|Publication number||US4265449 A|
|Application number||US 05/876,788|
|Publication date||May 5, 1981|
|Filing date||Feb 10, 1978|
|Priority date||Feb 10, 1978|
|Publication number||05876788, 876788, US 4265449 A, US 4265449A, US-A-4265449, US4265449 A, US4265449A|
|Inventors||Lawrence L. Reiner, Michael Marra, Michael F. Hennig|
|Original Assignee||Louis Marx & Co., Inc.|
|Export Citation||BiBTeX, EndNote, RefMan|
|Patent Citations (6), Referenced by (5), Classifications (4)|
|External Links: USPTO, USPTO Assignment, Espacenet|
This invention is directed to a simulated bowling game, and in particular to a simulated bowling game wherein a reflected image of fixed illuminated bowling pin shaped lamps is utilized to simulate an actual bowling alley.
Heretofore, toy bowling games have been of two types. A first type is where the bowling pins are actually contacted by a projectile such as a small bowling ball or a sliding puck. Such bowling games have been found to be less than completely satisfactory for two reasons. First, the toy bowling pins can often be damaged by the projectile, and secondly, the toy bowling pins do not effectively simulate the manner in which actual bowling pins are knocked down. In order to overcome the disadvantages provided by bowling games wherein the toy bowling pins are contacted by the moving projectile, simulated bowling games having a display panel to which are mounted a number of transilluminated visual indicia corresponding to bowling pins have been provided. In these types of simulated bowling games, the player rolls a ball down an alley so that the ball will pass under a display panel and actuate a series of downwardly extending switches, which switches in turn indicate the pins "knocked down" by switching off the appropriate visual indicia on the display panel. Among the disadvantages of this type of simulated bowling game is that display panels are incapable of providing the same effect provided by ten bowling pins standing at the end of a bowling alley and, additionally, the trans-illuminated visual indicia are directly coupled to the switches that are contacted by the bowling ball and, accordingly, prevent a simulated known down of bowling pins that are not directly contacted by the bowling ball, but would otherwise be knocked down in an actual bowling alley as a result of the angle at which an actual bowling pin disperses when same is struck by a bowling ball. Accordingly, a simulated bowling game that overcomes the aforenoted disadvantages is desired.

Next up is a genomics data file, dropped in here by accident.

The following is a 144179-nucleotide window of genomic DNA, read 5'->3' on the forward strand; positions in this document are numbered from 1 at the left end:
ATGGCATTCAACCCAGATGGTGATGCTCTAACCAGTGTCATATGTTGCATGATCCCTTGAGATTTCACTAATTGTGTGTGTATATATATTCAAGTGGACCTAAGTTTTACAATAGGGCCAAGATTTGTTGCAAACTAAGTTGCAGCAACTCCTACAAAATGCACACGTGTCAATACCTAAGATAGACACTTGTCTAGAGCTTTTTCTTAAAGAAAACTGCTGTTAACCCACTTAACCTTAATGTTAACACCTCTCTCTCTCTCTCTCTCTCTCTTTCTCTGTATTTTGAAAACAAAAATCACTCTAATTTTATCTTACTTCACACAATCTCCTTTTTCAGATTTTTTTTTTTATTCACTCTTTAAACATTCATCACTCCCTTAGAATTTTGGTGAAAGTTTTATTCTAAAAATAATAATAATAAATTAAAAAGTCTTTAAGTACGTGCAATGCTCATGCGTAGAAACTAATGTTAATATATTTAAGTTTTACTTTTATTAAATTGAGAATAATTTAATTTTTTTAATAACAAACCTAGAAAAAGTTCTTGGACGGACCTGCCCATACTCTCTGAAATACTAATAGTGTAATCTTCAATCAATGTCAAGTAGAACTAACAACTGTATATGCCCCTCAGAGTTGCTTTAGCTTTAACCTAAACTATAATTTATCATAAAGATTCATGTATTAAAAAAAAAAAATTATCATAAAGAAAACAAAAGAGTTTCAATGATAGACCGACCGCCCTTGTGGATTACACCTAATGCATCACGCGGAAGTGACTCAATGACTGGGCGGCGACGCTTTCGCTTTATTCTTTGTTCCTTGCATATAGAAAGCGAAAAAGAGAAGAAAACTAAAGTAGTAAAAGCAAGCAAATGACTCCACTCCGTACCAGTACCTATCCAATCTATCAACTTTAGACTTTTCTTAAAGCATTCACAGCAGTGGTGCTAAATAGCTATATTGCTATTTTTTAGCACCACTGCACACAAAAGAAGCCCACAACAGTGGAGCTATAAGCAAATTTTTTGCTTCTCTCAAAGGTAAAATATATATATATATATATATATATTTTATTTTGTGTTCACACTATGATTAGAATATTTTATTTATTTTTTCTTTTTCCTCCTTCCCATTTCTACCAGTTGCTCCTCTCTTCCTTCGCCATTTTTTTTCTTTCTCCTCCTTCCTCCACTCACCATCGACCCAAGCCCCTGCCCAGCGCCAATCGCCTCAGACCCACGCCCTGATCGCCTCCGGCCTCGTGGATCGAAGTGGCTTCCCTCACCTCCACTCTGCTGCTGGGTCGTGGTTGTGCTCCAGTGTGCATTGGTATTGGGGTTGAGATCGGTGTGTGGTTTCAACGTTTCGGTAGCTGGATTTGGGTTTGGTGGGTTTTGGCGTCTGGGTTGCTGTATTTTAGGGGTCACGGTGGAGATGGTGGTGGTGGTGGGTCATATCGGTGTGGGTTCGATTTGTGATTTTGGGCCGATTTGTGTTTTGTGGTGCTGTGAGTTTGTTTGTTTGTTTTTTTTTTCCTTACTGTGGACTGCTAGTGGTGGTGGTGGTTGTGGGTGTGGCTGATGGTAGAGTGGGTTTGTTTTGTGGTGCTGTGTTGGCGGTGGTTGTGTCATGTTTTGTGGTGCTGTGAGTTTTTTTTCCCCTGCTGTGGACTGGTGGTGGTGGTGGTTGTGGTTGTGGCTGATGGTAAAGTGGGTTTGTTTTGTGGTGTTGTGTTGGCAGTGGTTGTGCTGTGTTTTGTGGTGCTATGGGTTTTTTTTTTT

Generally speaking, in accordance with the instant invention, a simulated bowling game wherein a reflected image of ten illuminated bowling pins and the manner in which same would be deflected if struck by an actual bowling ball is provided. The simulated bowling game includes a bowling alley and a bowling pin assembly at a rear end of the bowling alley toward which a bowling ball is adapted to be rolled from a front end of the alley. The bowling pin assembly is characterized by a plurality of illuminated bowling pin lamps disposed in a ten pin pattern, each of said bowling pin lamps being adapted to be illuminated to produce an image representative of a bowling pin. A semi-reflective surface, positioned at an incline with respect to said alley, is spaced apart from the alley to provide a clearance for the ball and is further positioned in facing relationship with respect to the plurality of illuminated bowling pin lamps so that the semi-reflective surface produces an image of each of the illuminated bowling pin lamps at the front end of the bowling alley. A plurality of contact switches are positioned at the rear end of the alley and are adapted to selectively produce contact signals when a bowling ball is brought into contact therewith. A control circuit is disposed intermediate the respective contact switches and the plurality of illuminated bowling pin lamps for receiving each of the contact signals produced by the respective contacts when a ball is rolled toward the rear end of the alley and, in response thereto, selectively deenergize certain of the illuminated bowling pin lamps representative of the bowling pins that have been knocked down by the bowling ball engaging the contact switches.